According to the JOMPs, the legislature has to be, through the Central Organization for Control and Audit, responsible for monitoring the use of State's facilities and preventing them from being exploited by any parties or organizations. They suggested that the Parliamentary term be set at 4 years and the presidential term at 5 years and insisted on reforming the judicature system, enhancing its role and maintaining its independence financially, administratively and technically. Supreme Court judges, they stated, should be selected by the Parliament, courts of appeal have to be canceled and the general attorney must be separated from the executive bureau and its apparatuses.

The opposition urged for reforming the electoral system to ensure fair representation for different social classes though enhancing the neutrality of the High Commission for Elections and Referendum. The opposition activists insisted on reforming the local authorities, adopting the administrative decentralization, approving the principle of electing the governors and district chiefs, and amending the local authority law to remove restrictions of centralization.

Regarding rights and public freedoms, the opposition parties demanded the provision of equal opportunities for all citizens in getting governmental jobs, banning the practice of partisan, ethnical and provincial discriminations in the distribution of jobs.

Party affairs committee should be cancelled and citizens should be enabled to establish and form syndicates, organizations and civil and private corporations through free and fair elections with no reference to the executive parties in the government, the opposition added.

Expressions of opinion, the right for protest, sit-in, journalism, as well as the right for establishment of visible and audible media corporations must be granted and ensured.

The JOMPs claimed stoppage of all kinds of assaults and harassments against rights and freedoms and the arbitrary arrests that violate the constitution and the law.

Among the JOMPs' demands is the cancellation of illegal prisons, prohibiting the administrative imprisonment, invalidating the law of public demonstrations, amending the law of political parties and organizations, the press law and the law of syndicates and associations and purifying laws and legislations from clauses which restrict rights and freedoms ensured by the law and authenticated by the international conventions.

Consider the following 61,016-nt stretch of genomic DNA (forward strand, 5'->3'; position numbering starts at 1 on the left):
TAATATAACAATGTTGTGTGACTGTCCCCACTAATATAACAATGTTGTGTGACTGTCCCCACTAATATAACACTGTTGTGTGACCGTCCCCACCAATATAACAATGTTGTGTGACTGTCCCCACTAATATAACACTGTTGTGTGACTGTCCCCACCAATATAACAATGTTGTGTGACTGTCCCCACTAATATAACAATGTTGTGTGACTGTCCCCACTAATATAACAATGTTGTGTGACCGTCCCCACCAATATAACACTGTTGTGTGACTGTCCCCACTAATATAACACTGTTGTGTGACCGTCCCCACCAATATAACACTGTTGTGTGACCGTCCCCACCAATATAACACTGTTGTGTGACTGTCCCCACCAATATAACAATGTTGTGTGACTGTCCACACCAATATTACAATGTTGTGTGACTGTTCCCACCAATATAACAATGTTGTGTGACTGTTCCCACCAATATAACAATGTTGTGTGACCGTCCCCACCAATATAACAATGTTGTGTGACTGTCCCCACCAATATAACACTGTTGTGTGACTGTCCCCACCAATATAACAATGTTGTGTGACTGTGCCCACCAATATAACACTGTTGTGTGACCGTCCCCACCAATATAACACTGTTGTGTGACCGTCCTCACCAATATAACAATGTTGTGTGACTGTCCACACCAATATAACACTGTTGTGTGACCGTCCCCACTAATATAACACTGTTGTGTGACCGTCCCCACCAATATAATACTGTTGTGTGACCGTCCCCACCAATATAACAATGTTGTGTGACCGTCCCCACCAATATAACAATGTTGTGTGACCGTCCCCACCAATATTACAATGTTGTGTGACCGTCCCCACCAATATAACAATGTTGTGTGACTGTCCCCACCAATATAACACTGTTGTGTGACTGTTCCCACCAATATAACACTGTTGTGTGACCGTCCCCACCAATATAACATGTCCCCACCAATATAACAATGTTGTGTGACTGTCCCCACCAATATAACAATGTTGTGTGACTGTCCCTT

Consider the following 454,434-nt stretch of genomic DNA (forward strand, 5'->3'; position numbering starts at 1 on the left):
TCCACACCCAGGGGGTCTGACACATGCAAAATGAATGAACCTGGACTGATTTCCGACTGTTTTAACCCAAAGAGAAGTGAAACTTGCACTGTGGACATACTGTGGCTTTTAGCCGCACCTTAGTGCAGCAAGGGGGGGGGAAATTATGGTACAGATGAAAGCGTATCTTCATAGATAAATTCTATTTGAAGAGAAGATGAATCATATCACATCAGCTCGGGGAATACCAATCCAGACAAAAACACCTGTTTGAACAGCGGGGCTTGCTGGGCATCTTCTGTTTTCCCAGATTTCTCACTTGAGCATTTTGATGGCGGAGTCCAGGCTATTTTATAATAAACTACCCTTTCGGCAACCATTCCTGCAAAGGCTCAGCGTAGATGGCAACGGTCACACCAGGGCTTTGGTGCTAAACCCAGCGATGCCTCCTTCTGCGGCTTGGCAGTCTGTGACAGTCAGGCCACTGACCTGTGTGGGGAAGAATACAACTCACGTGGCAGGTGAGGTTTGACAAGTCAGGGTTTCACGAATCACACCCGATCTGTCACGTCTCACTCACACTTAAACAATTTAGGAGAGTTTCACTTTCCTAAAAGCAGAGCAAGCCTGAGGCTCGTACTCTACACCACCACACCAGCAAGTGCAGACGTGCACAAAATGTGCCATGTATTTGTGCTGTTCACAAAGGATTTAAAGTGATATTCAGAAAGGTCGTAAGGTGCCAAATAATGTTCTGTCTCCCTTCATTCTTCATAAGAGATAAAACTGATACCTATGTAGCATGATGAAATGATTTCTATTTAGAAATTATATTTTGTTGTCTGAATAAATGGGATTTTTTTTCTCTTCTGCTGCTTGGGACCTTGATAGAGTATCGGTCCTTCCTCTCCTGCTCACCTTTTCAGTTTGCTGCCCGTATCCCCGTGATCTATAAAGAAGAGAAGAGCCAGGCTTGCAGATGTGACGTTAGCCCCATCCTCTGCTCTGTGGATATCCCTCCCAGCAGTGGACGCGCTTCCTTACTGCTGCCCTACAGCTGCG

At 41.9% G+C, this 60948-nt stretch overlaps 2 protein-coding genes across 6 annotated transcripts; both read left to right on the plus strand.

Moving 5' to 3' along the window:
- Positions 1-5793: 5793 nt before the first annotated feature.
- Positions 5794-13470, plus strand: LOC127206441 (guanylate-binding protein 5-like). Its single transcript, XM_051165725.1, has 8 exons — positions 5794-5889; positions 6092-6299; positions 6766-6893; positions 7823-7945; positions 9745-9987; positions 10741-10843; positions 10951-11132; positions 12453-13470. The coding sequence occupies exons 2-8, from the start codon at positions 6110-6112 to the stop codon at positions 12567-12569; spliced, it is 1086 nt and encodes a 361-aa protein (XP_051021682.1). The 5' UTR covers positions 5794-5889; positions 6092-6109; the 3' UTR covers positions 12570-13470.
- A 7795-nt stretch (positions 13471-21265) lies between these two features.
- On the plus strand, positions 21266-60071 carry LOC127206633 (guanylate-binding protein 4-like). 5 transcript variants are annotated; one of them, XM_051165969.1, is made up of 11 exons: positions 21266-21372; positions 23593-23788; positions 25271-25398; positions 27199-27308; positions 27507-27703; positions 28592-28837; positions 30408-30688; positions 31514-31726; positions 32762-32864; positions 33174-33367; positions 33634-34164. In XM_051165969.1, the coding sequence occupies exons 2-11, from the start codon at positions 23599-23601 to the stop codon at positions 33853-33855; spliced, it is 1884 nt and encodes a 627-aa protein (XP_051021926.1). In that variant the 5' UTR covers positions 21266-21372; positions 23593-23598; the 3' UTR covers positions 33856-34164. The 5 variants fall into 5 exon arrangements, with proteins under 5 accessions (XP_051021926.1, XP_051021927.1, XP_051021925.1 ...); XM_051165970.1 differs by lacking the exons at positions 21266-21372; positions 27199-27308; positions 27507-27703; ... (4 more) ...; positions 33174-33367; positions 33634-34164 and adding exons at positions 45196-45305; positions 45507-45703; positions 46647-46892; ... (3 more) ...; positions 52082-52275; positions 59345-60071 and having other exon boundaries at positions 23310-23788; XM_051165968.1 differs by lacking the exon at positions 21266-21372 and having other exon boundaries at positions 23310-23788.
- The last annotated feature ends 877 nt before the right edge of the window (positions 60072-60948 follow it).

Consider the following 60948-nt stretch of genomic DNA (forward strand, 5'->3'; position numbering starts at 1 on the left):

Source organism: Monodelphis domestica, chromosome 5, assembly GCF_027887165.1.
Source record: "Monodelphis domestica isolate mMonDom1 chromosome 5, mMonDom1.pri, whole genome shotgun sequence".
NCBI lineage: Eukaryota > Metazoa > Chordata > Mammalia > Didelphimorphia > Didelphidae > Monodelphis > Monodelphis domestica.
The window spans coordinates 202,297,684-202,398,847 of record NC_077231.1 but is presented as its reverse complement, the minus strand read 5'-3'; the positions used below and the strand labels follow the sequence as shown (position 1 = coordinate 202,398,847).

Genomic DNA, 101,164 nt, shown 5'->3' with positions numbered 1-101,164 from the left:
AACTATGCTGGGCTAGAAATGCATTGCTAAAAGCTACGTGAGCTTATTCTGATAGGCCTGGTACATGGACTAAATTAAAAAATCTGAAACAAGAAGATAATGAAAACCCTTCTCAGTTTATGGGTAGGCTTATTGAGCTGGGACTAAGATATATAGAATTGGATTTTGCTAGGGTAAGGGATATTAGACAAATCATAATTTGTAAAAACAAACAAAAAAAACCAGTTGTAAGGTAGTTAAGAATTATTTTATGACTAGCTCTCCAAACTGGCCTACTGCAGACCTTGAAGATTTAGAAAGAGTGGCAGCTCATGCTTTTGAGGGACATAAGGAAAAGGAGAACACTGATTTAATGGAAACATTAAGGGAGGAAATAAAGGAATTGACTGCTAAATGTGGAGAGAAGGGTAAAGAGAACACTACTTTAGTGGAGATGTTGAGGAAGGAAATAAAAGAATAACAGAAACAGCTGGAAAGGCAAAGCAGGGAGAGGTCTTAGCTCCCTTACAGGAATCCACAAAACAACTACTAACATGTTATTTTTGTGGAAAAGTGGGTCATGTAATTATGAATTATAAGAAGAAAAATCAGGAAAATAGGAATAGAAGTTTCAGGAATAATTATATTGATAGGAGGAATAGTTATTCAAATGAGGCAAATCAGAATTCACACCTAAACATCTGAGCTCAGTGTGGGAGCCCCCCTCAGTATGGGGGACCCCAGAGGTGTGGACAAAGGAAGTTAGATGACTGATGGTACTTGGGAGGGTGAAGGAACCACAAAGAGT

The opposition's bill stressed on respecting and maintaining the patriotic style of the military and security forces and specifying their role to be in conformity with the constitution, the Parliamentary democratic regime and the political multiplicity. It also stressed on reforming the Ministry of Interior the security apparatuses and the affiliation of all the military and security forces to the Cabinet in their affairs.

The opposition demanded public media means be transformed into politically-independent national institutions and restrictions should be set to ensure their neutrality and prevent their being exploited to the advantage of any political party. It also insisted on the cancellation of the Ministry of Information.

With respect to administrative reforms and corruption eradication, the opposition parties urged for the approval of the standards of eligibility, efficiency, ability, integrity, seniority and qualification in the occupation of jobs. The principle of open competition for the occupation of jobs should be approved in the light of these standards and the sale and purchase of public jobs should be banned.

According to the opposition, the wage ladder should be modified to cope up with the inflation and new economic changes, and that the President of the Republic, Vice-President, Prime Minister and the ministers should be banned from practicing any trade, investment or industrial activities.

Additionally, the opposition leaders claimed the provision of legal protection for journalists and media apparatuses and allowing journalists the right to obtain information and view any official registers and documents. They demanded rationalization of public spending, preventing the wastage of resources, increasing development-related expenditures and giving more priority to the sectors of education, health and public services.

With regard to reform of cultural and social policies, the JOMPS insisted on reforming the current educational system, developing the role of Yemeni woman in the society and empowering her to practice all her constitutional and legal rights. More emphasis was laid to the health insurance draft for all citizens without any discrimination and exception to maintain the dignity of citizens.

The JOMPs' demands for reforming the external policy included the restructuring of Yemen's external policy on the basis of national partnership and the transparent dealing in the specification of goals. Another demand covers Yemen's preparation for the Gulf Cooperative Council entry, enhancement of Yemen's relations with other brotherly countries and the improvement of dialogue with other countries.

Concluding their reform bill, the Joint Opposition Meeting Parties- the Yemeni Islah Party, the Yemeni Socialist Party, the Nasserite Popular Unionist Organization, the Arab Socialist Nationalist Baath Party, the Popular Forces Union and the Haq Party- are of the opinion that reform can be achieved only through proper media means and in accordance with the constitution and the law.